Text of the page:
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10 Tips for Dealing With Your Homeowners' Association


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Communicate with Other Members
One of the biggest advantages of living in a neighborhood with an HOA is the bond you can form with neighbors.
One of the biggest advantages of living in a neighborhood with an HOA is the bond you can form with neighbors.
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One of the biggest advantages of living in a neighborhood with a homeowners association is the bonds you can form with your neighbors. You might never talk to some of them, but they are paying the same monthly dues and working to stick to the same regulations, so you have a lot in common, and this might come in handy.

First, if your homeowners association suddenly starts assessing violations and charging fees on a large-scale, you're not going to be the only resident suddenly feeling targeted and pressured to pay. In 2010, a community in St. Augustine, Fla., banded together against an association that appeared to be shunning residents' trust and using "extortive methods" to collect dues [source: Historic City News]. The residents somehow learned of each other's plights, and a legal investigation was instigated to see if their complaints had any merit.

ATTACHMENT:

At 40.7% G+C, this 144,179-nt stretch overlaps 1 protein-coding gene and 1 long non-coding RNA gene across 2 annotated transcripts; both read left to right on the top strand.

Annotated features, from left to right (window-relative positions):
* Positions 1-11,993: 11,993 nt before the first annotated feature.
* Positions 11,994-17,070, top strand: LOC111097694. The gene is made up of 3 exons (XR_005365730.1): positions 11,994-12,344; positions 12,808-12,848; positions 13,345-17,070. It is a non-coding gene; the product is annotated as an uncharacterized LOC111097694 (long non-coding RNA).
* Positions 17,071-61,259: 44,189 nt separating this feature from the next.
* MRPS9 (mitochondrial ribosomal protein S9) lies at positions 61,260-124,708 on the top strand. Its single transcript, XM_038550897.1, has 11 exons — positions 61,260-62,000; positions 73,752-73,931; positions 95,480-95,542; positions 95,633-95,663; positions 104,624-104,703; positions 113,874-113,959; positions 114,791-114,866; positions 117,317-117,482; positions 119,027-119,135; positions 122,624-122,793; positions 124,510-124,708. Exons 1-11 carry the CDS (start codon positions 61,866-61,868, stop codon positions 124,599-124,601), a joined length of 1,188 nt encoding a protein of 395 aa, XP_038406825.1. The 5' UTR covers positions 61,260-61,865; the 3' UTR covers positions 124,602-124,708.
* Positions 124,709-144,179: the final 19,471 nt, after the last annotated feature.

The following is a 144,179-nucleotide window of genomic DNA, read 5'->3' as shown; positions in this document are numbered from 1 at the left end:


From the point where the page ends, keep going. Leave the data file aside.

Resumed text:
Knowing your neighbors can have defensive benefits as well. Sometimes, it's not the association but rather an individual in the neighborhood who calls attention to a homeowner's violation. If you hang your clothes to dry on a line in an upscale, polished subdivision, a member of your HOA may turn you in, and that can result in hundreds of dollars in fines. But if you've befriended your neighbors, they'll be more likely approach you before the association, and you can avoid the unpleasant scenario entirely.


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